What emerges from this ambiguity? Does it render the concept of “humanity” completely relative (i.e. Rick is only definitively a “human” because there exist other entities that are “nonhuman,” and nothing is “human” in its own right), or is that concept fixed? Does the novel seek to preserve a unique “humanity” and a reject the nonhuman as exactly that? Or is it welcoming the nonhuman into the realm of the human (an assemblage), encouraged and brought about by technological advances? Does the existence of androids threaten our distinct “humanity,” or does that existence, rather, hold the possibility of a new definition of the “human”?

“We followed the time-honored principle underlying every commercial venture. If our firm hadn’t made these progressively more human types, other firms in the field would have” (55)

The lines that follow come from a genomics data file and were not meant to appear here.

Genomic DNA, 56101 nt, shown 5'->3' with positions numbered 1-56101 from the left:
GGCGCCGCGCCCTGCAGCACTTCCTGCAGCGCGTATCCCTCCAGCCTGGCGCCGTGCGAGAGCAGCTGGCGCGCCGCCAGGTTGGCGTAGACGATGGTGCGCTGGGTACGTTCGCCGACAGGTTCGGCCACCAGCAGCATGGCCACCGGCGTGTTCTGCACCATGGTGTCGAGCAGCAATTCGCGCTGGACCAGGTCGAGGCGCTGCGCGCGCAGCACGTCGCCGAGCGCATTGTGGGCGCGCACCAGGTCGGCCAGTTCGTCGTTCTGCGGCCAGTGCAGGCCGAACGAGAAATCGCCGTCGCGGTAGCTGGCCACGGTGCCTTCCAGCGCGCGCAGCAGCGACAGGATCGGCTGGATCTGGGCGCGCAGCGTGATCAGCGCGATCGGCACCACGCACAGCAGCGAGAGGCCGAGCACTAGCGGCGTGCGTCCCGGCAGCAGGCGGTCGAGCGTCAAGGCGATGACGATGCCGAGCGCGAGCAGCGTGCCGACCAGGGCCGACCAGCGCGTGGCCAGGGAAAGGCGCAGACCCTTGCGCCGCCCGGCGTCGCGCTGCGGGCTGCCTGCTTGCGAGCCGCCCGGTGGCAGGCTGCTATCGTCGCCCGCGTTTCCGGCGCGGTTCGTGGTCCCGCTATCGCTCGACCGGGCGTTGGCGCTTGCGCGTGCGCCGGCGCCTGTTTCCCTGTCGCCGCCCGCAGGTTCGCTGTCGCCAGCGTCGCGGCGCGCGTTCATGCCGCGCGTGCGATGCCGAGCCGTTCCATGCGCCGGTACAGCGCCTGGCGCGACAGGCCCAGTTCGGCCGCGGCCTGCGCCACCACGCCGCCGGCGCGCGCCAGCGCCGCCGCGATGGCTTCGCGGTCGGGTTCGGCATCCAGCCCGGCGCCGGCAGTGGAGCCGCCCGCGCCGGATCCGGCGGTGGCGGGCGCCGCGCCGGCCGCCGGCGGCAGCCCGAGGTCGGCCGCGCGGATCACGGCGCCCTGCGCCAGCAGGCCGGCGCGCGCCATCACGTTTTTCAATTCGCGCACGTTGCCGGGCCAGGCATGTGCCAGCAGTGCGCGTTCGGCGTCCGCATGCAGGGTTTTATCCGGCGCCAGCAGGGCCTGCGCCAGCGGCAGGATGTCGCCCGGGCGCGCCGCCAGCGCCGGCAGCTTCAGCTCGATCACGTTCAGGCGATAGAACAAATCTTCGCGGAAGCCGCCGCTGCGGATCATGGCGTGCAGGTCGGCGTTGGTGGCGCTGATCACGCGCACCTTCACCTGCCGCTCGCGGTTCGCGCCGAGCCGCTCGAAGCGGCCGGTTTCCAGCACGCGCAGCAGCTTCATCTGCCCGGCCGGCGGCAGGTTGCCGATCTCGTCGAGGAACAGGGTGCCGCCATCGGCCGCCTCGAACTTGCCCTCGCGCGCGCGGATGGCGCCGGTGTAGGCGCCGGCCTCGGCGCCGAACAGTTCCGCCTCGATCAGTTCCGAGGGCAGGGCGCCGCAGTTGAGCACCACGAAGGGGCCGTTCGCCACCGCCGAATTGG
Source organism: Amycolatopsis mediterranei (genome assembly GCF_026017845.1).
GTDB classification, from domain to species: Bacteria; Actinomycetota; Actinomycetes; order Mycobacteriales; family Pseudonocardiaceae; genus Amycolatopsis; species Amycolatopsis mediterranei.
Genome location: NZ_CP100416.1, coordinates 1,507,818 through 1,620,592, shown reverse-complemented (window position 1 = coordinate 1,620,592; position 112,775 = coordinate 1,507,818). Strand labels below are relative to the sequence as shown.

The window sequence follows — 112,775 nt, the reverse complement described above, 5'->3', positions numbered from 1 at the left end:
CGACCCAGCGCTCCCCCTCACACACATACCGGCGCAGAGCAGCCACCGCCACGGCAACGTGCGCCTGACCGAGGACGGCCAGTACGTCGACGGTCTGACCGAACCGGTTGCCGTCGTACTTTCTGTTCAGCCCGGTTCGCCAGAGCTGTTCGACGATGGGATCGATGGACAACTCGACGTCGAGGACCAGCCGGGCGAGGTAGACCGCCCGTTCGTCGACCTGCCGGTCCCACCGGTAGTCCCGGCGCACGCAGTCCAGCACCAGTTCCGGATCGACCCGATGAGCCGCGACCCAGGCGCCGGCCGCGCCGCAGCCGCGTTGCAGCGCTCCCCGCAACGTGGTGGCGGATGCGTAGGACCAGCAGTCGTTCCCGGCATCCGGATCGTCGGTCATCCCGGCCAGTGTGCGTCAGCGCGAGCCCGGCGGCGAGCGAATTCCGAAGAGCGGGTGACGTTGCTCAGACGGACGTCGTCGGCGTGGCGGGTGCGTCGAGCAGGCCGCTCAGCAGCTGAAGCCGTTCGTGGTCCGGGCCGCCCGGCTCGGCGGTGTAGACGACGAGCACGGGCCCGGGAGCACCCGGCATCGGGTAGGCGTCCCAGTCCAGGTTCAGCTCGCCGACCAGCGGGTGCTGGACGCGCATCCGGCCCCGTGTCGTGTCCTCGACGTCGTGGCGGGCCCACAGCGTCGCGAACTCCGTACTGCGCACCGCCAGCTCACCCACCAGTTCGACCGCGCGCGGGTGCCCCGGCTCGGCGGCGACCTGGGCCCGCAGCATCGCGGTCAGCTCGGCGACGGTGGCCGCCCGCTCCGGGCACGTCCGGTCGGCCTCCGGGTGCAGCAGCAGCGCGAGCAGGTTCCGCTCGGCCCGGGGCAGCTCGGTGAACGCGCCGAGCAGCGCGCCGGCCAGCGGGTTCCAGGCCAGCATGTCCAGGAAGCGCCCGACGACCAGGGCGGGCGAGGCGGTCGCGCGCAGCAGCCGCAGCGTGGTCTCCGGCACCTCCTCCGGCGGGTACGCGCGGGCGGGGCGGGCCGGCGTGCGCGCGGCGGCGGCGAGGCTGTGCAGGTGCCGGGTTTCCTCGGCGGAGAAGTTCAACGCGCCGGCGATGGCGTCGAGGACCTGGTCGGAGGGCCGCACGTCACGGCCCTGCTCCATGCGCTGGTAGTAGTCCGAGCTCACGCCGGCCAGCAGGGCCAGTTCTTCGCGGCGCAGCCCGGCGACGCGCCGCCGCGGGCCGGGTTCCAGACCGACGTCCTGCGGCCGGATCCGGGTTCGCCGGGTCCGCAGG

“He saw the world through glasses literally dense with dust. For some reason, Sloat never cleaned his glasses. It was as if he had given up; he had accepted the radioactive dirt and it had begun its job, long ago, of burying him. Already it obscured his sight. In the few years he had remaining it would corrupt his other senses until at last only his bird-screech voice would remain, and then that would expire, too” (75)

 “To him they’re all alive, false animals included. He probably tried to save it” (77)

“The spider Mercer gave the chickenhead, Isidore; it probably was artificial, too. But it doesn’t matter. The electric things have their lives, too. Paltry as those lives are” (241)

“Mercer accepts everything. Nothing is alien to him. But what I’ve done, he thought; that’s become alien to me. In fact everything about me has become unnatural; I’ve become an unnatural self” (230)